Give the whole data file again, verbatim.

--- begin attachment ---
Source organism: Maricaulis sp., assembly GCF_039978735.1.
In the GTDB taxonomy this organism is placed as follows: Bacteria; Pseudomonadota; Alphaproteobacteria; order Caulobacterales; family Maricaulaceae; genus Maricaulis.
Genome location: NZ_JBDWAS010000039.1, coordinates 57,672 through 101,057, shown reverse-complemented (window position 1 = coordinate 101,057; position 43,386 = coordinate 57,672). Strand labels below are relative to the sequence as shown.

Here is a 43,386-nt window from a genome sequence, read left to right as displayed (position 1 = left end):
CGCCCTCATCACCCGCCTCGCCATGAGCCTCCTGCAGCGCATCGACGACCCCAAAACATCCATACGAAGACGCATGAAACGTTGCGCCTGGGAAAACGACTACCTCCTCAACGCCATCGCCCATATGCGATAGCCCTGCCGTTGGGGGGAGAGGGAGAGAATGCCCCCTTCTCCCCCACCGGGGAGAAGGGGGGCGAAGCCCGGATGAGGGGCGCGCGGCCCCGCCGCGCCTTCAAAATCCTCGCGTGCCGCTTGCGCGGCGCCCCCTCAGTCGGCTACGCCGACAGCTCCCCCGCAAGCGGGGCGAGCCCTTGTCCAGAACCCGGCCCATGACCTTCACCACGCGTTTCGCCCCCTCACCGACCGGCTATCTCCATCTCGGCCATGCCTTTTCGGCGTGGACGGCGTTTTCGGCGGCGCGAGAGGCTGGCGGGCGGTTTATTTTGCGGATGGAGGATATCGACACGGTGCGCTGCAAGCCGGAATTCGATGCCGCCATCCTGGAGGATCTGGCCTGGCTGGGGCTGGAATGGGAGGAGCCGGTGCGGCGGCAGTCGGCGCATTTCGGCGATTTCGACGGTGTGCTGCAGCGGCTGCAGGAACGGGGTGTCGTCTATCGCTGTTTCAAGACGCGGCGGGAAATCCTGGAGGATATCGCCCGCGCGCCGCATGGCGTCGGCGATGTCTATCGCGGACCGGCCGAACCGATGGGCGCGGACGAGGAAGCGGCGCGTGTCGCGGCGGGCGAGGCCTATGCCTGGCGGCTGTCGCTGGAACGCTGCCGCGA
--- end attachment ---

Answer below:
Source organism: Maricaulis sp., assembly GCF_039978735.1.
In the GTDB taxonomy this organism is placed as follows: Bacteria; Pseudomonadota; Alphaproteobacteria; order Caulobacterales; family Maricaulaceae; genus Maricaulis.
Genome location: NZ_JBDWAS010000039.1, coordinates 57,672 through 101,057, shown reverse-complemented (window position 1 = coordinate 101,057; position 43,386 = coordinate 57,672). Strand labels below are relative to the sequence as shown.

Here is a 43,386-nt window from a genome sequence, read left to right as displayed (position 1 = left end):
CGCCCTCATCACCCGCCTCGCCATGAGCCTCCTGCAGCGCATCGACGACCCCAAAACATCCATACGAAGACGCATGAAACGTTGCGCCTGGGAAAACGACTACCTCCTCAACGCCATCGCCCATATGCGATAGCCCTGCCGTTGGGGGGAGAGGGAGAGAATGCCCCCTTCTCCCCCACCGGGGAGAAGGGGGGCGAAGCCCGGATGAGGGGCGCGCGGCCCCGCCGCGCCTTCAAAATCCTCGCGTGCCGCTTGCGCGGCGCCCCCTCAGTCGGCTACGCCGACAGCTCCCCCGCAAGCGGGGCGAGCCCTTGTCCAGAACCCGGCCCATGACCTTCACCACGCGTTTCGCCCCCTCACCGACCGGCTATCTCCATCTCGGCCATGCCTTTTCGGCGTGGACGGCGTTTTCGGCGGCGCGAGAGGCTGGCGGGCGGTTTATTTTGCGGATGGAGGATATCGACACGGTGCGCTGCAAGCCGGAATTCGATGCCGCCATCCTGGAGGATCTGGCCTGGCTGGGGCTGGAATGGGAGGAGCCGGTGCGGCGGCAGTCGGCGCATTTCGGCGATTTCGACGGTGTGCTGCAGCGGCTGCAGGAACGGGGTGTCGTCTATCGCTGTTTCAAGACGCGGCGGGAAATCCTGGAGGATATCGCCCGCGCGCCGCATGGCGTCGGCGATGTCTATCGCGGACCGGCCGAACCGATGGGCGCGGACGAGGAAGCGGCGCGTGTCGCGGCGGGCGAGGCCTATGCCTGGCGGCTGTCGCTGGAACGCTGCCGCGA